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Re: svn and "mostly-binary" repositories

From: Ben Collins-Sussman <sussman_at_collab.net>
Date: 2001-10-01 19:28:31 CEST

Timothee Besset <timo@qeradiant.com> writes:

> The main problem I think is how to decide wether the local binary file is
> different from the repository one. Implementing a comparison by hashing
> the file would make sense I think, since it doesn't make a lot of sense to
> apply the patching techniques of svn to binary files.

As Greg said, earlier, Subversion currently caches secret, "pristine"
copies of files in the SVN/ area. It lets us do nice things, like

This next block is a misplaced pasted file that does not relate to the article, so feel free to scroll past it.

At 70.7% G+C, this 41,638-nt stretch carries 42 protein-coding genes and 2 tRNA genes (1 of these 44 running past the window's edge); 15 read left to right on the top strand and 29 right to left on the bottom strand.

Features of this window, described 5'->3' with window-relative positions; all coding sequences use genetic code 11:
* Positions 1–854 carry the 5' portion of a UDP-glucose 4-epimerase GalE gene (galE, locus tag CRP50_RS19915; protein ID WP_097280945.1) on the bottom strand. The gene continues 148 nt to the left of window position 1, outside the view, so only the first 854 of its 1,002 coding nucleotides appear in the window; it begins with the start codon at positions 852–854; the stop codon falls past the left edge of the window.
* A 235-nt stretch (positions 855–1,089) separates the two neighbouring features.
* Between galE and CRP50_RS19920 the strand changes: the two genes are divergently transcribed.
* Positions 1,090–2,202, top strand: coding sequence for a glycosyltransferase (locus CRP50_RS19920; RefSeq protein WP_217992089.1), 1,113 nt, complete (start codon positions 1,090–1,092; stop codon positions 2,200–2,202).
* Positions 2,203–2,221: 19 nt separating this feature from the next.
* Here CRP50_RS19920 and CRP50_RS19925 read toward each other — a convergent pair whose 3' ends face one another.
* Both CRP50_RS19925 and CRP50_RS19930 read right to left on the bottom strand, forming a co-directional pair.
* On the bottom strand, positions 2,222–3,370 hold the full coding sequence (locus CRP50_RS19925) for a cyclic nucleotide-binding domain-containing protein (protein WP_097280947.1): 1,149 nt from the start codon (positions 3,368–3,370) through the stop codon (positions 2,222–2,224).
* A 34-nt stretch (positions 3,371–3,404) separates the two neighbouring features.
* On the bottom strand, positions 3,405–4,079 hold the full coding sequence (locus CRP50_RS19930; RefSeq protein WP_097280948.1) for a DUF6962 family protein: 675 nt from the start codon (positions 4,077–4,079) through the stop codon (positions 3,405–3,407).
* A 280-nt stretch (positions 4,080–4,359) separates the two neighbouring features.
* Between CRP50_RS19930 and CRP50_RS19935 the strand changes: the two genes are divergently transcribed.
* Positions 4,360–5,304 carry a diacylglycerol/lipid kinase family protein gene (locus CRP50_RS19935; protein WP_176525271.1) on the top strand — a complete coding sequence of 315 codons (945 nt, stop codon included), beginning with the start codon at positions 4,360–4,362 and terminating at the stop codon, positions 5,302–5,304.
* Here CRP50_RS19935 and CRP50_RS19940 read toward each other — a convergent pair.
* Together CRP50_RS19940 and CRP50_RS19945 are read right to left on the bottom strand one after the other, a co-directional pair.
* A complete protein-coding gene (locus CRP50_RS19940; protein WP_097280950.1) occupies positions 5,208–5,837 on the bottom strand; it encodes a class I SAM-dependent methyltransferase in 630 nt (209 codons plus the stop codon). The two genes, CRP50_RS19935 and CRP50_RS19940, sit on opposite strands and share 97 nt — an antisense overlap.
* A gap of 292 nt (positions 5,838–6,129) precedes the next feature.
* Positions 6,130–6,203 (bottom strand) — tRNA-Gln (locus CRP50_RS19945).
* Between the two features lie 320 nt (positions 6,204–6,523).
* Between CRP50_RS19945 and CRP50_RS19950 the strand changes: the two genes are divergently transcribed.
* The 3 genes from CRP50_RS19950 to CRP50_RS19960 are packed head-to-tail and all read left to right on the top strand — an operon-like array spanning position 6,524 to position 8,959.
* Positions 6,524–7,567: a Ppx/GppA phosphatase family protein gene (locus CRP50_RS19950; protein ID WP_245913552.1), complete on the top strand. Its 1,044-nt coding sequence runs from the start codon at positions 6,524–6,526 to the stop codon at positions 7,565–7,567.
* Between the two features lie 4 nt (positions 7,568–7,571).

send diffs from client to server, run 'svn diff' and 'svn revert' as
non-network commands, etc.

The working-copy library uses this algorithm to detect if any file is
locally modified:

   * if the timestamps between the working and "pristine" files are
     identical, return NOT_CHANGED

   * else if the filesizes are different, return CHANGED

   * else do a byte-for-byte brute force comparison, and return
     result.

All files are treated equally in this regard; binari-ness or
text-ness doesn't matter.

If you commit a locally-modified file, a binary diff algorithm is
always used to transmit changes. It's probably not as tricky as
rsync, but it seems to be working well.

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Received on Sat Oct 21 14:36:43 2006

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